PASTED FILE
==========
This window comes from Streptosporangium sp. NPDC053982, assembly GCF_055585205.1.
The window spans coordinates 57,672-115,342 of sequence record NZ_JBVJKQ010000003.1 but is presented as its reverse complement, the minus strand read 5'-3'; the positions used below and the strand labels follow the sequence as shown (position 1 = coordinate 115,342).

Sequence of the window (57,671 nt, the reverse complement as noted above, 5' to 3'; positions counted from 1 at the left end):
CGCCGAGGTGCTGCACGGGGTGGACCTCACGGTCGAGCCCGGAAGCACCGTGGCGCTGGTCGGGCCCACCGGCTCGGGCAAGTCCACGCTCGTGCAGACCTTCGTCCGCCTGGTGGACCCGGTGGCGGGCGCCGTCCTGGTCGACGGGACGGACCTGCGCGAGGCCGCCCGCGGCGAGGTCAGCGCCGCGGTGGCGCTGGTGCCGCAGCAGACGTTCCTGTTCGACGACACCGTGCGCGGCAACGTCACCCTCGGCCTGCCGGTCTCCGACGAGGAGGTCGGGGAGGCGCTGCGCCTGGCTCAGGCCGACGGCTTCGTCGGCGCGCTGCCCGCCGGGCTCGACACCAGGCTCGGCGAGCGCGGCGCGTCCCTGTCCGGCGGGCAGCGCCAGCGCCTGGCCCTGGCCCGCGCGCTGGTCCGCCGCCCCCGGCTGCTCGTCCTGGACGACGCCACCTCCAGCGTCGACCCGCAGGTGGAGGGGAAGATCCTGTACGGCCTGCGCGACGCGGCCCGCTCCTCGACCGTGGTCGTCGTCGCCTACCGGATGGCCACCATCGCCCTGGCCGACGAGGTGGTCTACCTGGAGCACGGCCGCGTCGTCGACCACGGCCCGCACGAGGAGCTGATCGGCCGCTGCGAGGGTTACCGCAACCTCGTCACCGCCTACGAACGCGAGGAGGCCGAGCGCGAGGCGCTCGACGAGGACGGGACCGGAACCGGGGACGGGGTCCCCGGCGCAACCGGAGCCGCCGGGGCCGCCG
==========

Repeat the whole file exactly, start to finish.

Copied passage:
This window comes from Streptosporangium sp. NPDC053982, assembly GCF_055585205.1.
The window spans coordinates 57,672-115,342 of sequence record NZ_JBVJKQ010000003.1 but is presented as its reverse complement, the minus strand read 5'-3'; the positions used below and the strand labels follow the sequence as shown (position 1 = coordinate 115,342).

Sequence of the window (57,671 nt, the reverse complement as noted above, 5' to 3'; positions counted from 1 at the left end):
CGCCGAGGTGCTGCACGGGGTGGACCTCACGGTCGAGCCCGGAAGCACCGTGGCGCTGGTCGGGCCCACCGGCTCGGGCAAGTCCACGCTCGTGCAGACCTTCGTCCGCCTGGTGGACCCGGTGGCGGGCGCCGTCCTGGTCGACGGGACGGACCTGCGCGAGGCCGCCCGCGGCGAGGTCAGCGCCGCGGTGGCGCTGGTGCCGCAGCAGACGTTCCTGTTCGACGACACCGTGCGCGGCAACGTCACCCTCGGCCTGCCGGTCTCCGACGAGGAGGTCGGGGAGGCGCTGCGCCTGGCTCAGGCCGACGGCTTCGTCGGCGCGCTGCCCGCCGGGCTCGACACCAGGCTCGGCGAGCGCGGCGCGTCCCTGTCCGGCGGGCAGCGCCAGCGCCTGGCCCTGGCCCGCGCGCTGGTCCGCCGCCCCCGGCTGCTCGTCCTGGACGACGCCACCTCCAGCGTCGACCCGCAGGTGGAGGGGAAGATCCTGTACGGCCTGCGCGACGCGGCCCGCTCCTCGACCGTGGTCGTCGTCGCCTACCGGATGGCCACCATCGCCCTGGCCGACGAGGTGGTCTACCTGGAGCACGGCCGCGTCGTCGACCACGGCCCGCACGAGGAGCTGATCGGCCGCTGCGAGGGTTACCGCAACCTCGTCACCGCCTACGAACGCGAGGAGGCCGAGCGCGAGGCGCTCGACGAGGACGGGACCGGAACCGGGGACGGGGTCCCCGGCGCAACCGGAGCCGCCGGGGCCGCCG